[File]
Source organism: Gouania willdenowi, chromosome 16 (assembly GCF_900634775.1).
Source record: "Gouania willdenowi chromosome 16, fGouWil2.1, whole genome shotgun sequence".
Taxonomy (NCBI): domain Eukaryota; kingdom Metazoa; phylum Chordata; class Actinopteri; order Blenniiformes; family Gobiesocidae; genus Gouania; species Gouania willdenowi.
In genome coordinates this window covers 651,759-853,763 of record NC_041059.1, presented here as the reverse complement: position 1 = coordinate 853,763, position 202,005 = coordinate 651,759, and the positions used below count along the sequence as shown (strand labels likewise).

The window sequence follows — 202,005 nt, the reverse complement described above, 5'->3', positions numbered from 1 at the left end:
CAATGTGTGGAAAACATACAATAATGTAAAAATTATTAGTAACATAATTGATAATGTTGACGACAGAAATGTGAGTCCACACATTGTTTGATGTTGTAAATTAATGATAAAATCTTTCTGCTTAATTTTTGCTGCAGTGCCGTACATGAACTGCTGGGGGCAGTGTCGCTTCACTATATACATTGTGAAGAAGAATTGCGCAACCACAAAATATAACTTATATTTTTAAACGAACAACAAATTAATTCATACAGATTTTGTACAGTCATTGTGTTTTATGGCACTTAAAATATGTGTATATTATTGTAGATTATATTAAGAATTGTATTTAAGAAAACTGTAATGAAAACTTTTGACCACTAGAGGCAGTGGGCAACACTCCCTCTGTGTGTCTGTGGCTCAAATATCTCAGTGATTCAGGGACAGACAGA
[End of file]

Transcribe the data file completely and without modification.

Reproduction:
Source organism: Gouania willdenowi, chromosome 16 (assembly GCF_900634775.1).
Source record: "Gouania willdenowi chromosome 16, fGouWil2.1, whole genome shotgun sequence".
Taxonomy (NCBI): domain Eukaryota; kingdom Metazoa; phylum Chordata; class Actinopteri; order Blenniiformes; family Gobiesocidae; genus Gouania; species Gouania willdenowi.
In genome coordinates this window covers 651,759-853,763 of record NC_041059.1, presented here as the reverse complement: position 1 = coordinate 853,763, position 202,005 = coordinate 651,759, and the positions used below count along the sequence as shown (strand labels likewise).

The window sequence follows — 202,005 nt, the reverse complement described above, 5'->3', positions numbered from 1 at the left end:
CAATGTGTGGAAAACATACAATAATGTAAAAATTATTAGTAACATAATTGATAATGTTGACGACAGAAATGTGAGTCCACACATTGTTTGATGTTGTAAATTAATGATAAAATCTTTCTGCTTAATTTTTGCTGCAGTGCCGTACATGAACTGCTGGGGGCAGTGTCGCTTCACTATATACATTGTGAAGAAGAATTGCGCAACCACAAAATATAACTTATATTTTTAAACGAACAACAAATTAATTCATACAGATTTTGTACAGTCATTGTGTTTTATGGCACTTAAAATATGTGTATATTATTGTAGATTATATTAAGAATTGTATTTAAGAAAACTGTAATGAAAACTTTTGACCACTAGAGGCAGTGGGCAACACTCCCTCTGTGTGTCTGTGGCTCAAATATCTCAGTGATTCAGGGACAGACAGA